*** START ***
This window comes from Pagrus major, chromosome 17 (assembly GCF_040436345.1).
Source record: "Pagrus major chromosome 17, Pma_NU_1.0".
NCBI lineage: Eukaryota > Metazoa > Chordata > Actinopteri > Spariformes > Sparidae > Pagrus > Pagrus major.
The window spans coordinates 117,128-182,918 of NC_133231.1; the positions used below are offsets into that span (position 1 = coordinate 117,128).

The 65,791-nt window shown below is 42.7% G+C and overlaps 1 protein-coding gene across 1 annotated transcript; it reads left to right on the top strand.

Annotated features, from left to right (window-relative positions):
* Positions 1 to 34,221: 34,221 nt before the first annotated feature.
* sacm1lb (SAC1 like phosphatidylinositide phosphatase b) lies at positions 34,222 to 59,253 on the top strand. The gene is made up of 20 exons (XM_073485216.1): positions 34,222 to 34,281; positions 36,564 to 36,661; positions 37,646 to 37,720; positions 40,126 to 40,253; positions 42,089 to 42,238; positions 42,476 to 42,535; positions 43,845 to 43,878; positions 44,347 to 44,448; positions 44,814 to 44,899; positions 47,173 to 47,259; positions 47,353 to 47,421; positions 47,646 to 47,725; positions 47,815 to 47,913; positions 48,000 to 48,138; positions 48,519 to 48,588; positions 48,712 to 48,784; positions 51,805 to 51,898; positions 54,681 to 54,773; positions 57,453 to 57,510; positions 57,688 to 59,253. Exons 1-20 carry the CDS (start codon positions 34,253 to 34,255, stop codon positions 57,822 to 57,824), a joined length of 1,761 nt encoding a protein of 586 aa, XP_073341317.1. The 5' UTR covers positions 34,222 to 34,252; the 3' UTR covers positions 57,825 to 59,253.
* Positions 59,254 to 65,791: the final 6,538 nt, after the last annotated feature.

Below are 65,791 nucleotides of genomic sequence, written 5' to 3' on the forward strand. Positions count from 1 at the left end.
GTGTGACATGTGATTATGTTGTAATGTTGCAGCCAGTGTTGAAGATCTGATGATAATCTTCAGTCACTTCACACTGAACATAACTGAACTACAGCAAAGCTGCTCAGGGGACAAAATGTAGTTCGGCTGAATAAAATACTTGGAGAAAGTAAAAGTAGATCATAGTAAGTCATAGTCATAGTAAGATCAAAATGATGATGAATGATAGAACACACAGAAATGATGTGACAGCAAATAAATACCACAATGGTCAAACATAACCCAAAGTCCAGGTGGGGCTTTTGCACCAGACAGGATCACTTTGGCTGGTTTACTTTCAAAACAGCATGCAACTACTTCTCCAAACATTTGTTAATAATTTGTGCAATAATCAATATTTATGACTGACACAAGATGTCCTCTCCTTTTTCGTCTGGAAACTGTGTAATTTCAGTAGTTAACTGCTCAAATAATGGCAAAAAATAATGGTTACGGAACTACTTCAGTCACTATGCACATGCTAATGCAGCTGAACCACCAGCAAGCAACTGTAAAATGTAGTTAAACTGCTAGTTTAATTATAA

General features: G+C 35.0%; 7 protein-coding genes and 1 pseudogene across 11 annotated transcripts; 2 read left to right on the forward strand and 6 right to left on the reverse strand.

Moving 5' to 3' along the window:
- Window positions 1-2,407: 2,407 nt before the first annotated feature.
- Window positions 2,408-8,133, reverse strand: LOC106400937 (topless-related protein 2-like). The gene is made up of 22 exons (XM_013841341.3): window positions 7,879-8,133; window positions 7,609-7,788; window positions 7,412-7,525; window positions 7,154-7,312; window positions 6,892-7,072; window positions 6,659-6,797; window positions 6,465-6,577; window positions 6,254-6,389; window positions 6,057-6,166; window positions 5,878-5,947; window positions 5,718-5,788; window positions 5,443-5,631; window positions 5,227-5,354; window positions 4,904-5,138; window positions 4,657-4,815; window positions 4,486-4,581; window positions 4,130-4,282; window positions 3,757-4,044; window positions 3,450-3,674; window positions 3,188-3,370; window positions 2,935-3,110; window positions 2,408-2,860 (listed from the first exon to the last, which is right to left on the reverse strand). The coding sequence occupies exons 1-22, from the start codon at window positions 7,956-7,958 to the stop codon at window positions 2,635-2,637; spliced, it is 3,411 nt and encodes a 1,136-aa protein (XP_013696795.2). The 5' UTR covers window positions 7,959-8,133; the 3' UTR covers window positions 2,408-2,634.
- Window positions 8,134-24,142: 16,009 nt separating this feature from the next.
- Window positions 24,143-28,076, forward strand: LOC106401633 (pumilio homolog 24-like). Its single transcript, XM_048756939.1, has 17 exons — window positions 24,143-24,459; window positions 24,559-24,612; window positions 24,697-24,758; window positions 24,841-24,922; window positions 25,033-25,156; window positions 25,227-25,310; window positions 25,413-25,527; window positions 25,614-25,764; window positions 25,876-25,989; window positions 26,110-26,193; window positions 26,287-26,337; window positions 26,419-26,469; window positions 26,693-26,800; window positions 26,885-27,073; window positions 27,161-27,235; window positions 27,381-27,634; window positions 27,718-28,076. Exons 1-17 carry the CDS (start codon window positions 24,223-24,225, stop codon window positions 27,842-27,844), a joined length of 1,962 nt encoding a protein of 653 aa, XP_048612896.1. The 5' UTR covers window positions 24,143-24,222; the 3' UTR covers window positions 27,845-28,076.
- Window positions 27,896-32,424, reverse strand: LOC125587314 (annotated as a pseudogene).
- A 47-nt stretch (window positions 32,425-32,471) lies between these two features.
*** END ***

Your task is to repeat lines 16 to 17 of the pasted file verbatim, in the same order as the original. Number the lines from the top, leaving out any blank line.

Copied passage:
- Window positions 8,134-24,142: 16,009 nt separating this feature from the next.
- Window positions 24,143-28,076, forward strand: LOC106401633 (pumilio homolog 24-like). Its single transcript, XM_048756939.1, has 17 exons — window positions 24,143-24,459; window positions 24,559-24,612; window positions 24,697-24,758; window positions 24,841-24,922; window positions 25,033-25,156; window positions 25,227-25,310; window positions 25,413-25,527; window positions 25,614-25,764; window positions 25,876-25,989; window positions 26,110-26,193; window positions 26,287-26,337; window positions 26,419-26,469; window positions 26,693-26,800; window positions 26,885-27,073; window positions 27,161-27,235; window positions 27,381-27,634; window positions 27,718-28,076. Exons 1-17 carry the CDS (start codon window positions 24,223-24,225, stop codon window positions 27,842-27,844), a joined length of 1,962 nt encoding a protein of 653 aa, XP_048612896.1. The 5' UTR covers window positions 24,143-24,222; the 3' UTR covers window positions 27,845-28,076.